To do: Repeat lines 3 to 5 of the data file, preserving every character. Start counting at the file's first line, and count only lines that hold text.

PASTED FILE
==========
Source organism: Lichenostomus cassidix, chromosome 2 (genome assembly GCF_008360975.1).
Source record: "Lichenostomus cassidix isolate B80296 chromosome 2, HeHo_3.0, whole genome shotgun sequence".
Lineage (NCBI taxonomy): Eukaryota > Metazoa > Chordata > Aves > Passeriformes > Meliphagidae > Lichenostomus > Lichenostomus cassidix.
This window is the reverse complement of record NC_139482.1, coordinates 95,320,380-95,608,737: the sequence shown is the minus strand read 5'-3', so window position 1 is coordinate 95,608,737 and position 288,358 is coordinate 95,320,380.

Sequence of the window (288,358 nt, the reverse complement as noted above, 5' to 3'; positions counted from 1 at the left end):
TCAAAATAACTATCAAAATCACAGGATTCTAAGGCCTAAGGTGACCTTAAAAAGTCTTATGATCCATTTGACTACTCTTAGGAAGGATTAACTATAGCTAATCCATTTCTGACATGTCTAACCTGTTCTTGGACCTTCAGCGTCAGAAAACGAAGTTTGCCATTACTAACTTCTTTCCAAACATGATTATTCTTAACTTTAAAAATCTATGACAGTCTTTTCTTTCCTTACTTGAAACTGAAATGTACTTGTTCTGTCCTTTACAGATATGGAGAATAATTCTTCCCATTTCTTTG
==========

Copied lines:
Lineage (NCBI taxonomy): Eukaryota > Metazoa > Chordata > Aves > Passeriformes > Meliphagidae > Lichenostomus > Lichenostomus cassidix.
This window is the reverse complement of record NC_139482.1, coordinates 95,320,380-95,608,737: the sequence shown is the minus strand read 5'-3', so window position 1 is coordinate 95,608,737 and position 288,358 is coordinate 95,320,380.

Sequence of the window (288,358 nt, the reverse complement as noted above, 5' to 3'; positions counted from 1 at the left end):